If you need to access this information in a different format, contact us at nobodyisdisposable@gmail.com


This is a “Know Your Rights” toolkit for people facing potential triage discrimination based on size or disability during the COVID-19 pandemic in Ontario, Canada.

We focus on Ontario, because that’s where we live but also because Ontario has specific rights, laws, and compliance regulations that are more stringent than other provincial or sometimes national regulations.

However, this toolkit covers survival and advocacy strategies that apply to fat and disabled people in other provinces, territories, and countries.

You can share the Ontario, Canada toolkit using this link: https://nobodyisdisposable.org/know-your-rights/on-ca

This toolkit is not legal advice or medical advice.
The information included below has been sourced from research and is for general information purposes only. Laws, practices, and requirements vary by province and territory, so it’s best to look for what is required where you are, or consult with a lawyer to make sure you have the right information for your location and situation. The COVID-19 pandemic is a changing situation. This information may not be up to date. The info in this toolkit may change as things progress so check back. It’s up to you to be sure the information is correct and applicable to you.

Last updated January 15, 2021



Image description: A fat femme with long, dark, curly hair and cat-eye glasses sits in front of colorful lights holding a sign that reads “It’s the discrimination, not the virus that’s going to kill us. (It’s the hate that broke my heart) #noICUgenics #NoBodyIsDisposable #DontRationOurCare with a drawing of a red broken heart.

Image Description: A fat, white adult with round glasses, very short dark hair and a red shirt holds a white paper sign that says in marker “I am not ready to die. #NoBodyIsDisposable #NoICUgenics”



As of January 2021, Ontario is experiencing a COVID-19 crisis. Many long term care facilities are facing caregiver and medical-resource shortages and hospitals are at a tipping point: acute care wards of many major hospitals are running at maximum capacity and will begin to send patients to other regions across the province for care.

Ontario Health has rescinded its discriminatory triage protocols that excluded certain patients – disabled, ill, older, fat, and people perceived to have lower activity levels – from treatments that offer the best chance of survival, even when a sick person is likely to benefit from that treatment, or will die without it. However, it has not yet proposed a revised protocol. We are extremely concerned for our lives.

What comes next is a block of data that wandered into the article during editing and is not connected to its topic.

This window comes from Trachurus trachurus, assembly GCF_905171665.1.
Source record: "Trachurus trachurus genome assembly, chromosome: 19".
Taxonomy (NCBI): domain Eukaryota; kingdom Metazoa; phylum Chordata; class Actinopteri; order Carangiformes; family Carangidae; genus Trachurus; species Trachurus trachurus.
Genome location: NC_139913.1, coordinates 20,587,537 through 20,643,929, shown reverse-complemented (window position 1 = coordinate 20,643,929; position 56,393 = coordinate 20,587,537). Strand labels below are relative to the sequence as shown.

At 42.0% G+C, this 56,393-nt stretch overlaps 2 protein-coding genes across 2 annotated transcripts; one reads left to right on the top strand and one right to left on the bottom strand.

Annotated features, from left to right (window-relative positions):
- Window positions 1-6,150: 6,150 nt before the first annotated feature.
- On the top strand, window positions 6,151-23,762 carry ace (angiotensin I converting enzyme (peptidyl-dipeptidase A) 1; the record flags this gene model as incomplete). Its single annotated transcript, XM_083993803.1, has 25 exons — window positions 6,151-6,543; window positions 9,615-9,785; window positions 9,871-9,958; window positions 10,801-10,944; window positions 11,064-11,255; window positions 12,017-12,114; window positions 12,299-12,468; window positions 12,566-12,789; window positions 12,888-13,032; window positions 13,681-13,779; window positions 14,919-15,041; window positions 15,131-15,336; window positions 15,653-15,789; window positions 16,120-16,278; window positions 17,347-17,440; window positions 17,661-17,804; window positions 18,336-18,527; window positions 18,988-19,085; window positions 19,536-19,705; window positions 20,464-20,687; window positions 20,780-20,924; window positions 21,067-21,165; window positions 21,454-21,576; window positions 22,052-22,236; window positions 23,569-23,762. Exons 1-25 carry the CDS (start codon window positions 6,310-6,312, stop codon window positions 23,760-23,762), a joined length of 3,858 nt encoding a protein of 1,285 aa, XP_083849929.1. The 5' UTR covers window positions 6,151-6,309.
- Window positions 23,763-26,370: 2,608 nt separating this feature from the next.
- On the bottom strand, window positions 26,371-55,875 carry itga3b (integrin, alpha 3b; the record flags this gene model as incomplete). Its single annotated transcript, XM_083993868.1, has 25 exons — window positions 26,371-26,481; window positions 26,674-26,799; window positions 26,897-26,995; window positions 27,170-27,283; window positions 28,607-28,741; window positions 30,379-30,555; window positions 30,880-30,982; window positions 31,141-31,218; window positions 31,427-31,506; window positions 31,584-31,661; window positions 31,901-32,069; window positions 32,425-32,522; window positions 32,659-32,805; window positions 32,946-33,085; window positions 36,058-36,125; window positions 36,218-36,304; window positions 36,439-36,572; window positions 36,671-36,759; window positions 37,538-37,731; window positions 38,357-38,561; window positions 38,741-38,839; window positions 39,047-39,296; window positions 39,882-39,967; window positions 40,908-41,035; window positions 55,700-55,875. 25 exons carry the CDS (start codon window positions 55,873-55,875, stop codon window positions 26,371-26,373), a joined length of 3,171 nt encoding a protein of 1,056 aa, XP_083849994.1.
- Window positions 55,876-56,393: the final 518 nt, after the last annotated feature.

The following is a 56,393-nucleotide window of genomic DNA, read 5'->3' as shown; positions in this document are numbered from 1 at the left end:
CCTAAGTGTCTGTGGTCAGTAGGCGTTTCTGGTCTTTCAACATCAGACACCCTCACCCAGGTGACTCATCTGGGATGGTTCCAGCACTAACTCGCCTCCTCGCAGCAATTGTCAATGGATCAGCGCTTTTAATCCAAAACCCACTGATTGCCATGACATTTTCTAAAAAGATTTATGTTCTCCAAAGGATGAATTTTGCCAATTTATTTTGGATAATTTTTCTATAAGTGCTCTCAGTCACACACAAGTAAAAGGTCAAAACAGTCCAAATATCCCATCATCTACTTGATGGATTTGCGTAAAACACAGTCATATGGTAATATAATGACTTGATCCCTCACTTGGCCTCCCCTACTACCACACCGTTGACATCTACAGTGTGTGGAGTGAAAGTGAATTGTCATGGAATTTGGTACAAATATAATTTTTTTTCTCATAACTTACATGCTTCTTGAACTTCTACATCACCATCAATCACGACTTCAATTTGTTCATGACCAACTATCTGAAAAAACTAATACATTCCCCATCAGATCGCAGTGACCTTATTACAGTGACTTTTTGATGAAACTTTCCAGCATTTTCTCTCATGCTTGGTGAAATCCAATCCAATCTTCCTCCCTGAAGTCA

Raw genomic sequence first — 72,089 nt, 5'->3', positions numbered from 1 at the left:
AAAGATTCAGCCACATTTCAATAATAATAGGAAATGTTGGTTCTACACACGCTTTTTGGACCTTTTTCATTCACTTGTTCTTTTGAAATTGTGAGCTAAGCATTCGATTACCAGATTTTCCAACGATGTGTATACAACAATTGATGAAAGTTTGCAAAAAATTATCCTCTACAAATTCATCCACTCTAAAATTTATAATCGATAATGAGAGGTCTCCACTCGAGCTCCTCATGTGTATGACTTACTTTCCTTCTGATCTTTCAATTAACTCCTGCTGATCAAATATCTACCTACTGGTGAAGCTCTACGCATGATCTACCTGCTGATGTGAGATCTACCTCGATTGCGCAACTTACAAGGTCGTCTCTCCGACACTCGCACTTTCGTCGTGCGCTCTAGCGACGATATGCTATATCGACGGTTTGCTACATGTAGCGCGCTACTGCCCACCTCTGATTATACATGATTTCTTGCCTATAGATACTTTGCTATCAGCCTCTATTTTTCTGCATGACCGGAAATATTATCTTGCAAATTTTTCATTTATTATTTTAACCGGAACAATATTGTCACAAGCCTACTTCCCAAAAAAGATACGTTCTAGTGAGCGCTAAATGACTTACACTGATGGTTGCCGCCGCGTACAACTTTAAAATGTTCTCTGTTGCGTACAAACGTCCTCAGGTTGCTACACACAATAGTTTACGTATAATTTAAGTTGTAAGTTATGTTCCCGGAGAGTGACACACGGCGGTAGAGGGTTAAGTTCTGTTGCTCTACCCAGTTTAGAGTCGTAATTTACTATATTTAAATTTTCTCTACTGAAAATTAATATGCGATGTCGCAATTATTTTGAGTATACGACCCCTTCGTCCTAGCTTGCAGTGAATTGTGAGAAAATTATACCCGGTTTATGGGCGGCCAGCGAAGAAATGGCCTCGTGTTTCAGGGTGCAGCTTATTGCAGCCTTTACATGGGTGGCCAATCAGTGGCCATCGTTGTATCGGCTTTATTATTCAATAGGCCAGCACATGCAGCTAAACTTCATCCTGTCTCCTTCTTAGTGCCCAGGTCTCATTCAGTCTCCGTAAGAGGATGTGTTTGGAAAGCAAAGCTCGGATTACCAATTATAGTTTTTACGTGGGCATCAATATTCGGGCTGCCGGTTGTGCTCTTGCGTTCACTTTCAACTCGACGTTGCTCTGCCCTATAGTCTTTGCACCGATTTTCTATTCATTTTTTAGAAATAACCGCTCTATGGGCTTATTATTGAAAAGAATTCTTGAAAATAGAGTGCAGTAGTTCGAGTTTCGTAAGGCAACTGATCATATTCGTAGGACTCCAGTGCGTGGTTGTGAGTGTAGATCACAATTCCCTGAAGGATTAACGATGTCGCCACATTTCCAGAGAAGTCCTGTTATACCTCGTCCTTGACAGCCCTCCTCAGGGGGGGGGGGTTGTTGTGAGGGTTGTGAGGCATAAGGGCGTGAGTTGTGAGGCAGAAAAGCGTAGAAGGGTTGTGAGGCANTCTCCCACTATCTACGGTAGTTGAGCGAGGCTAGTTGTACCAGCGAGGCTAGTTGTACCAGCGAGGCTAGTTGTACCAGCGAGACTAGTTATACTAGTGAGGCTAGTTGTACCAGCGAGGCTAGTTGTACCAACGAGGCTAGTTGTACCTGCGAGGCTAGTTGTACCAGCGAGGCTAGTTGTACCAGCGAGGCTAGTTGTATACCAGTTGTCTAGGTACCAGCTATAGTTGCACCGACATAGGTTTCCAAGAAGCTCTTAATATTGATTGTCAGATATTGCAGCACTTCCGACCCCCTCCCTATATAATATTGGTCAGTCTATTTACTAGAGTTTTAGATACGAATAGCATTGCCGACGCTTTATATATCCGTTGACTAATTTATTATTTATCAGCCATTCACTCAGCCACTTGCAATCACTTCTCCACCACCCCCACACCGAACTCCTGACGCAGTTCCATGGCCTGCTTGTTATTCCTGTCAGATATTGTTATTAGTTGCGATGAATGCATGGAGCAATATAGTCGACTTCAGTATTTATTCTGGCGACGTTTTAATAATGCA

A revised protocol is coming too late to deal with the current surge in COVID-19 cases in the province. And we are concerned that a revised protocol, like the March 28, 2020 proposal, will include a discriminatory frameworks despite criticisms from disabled, fat, and aging communities, and despite the existence of The Charter and the Canadian and Ontario Human Rights Codes.

We share the concern that fat and higher weight people are facing direct discrimination based on weight and disability via triage protocols, or indirect discrimination based on weight and disability because of other diagnoses, perceived quality of life, and other stereotypes associated with higher weight. Such discrimination has a disproportionate impact on many Black, Indigenous, people of colour, and LGBTQIA people who already experience systemic inequalities and bias within the healthcare system.

We offer this toolkit as a way to help take care of each other. Remember that there are hundreds of thousands of fat, disabled people and allies who are rooting for you!



If you can, it’s a good idea to get these 4 critical legal documents ready before you get sick. In Ontario, you can prepare some of these documents on your own or use a kit.


Documents 1 and 2:
Power of Attorney for Personal Care and
Power of Attorney for Property

Power of Attorney for Personal Care, sometimes called Medical Power of Attorney, is a document giving power to a person you trust to make medical decisions and advocate for you while you are unable to do so. 

Power of Attorney for Property, sometimes called Financial Power of Attorney, is a document giving power to a person you trust to make financial decisions for you while you are unable to do so. 

In Ontario, you can create your own Power of Attorney forms or use a kit but the paperwork must be signed by two adult people, in person. (See the resources at the end of this toolkit for more info and a link to a kit). 

  • Choose your representatives carefully. The person must be trustworthy, able to understand and communicate what you want, make decisions for you if you are not able, and be ready to fight for you if necessary.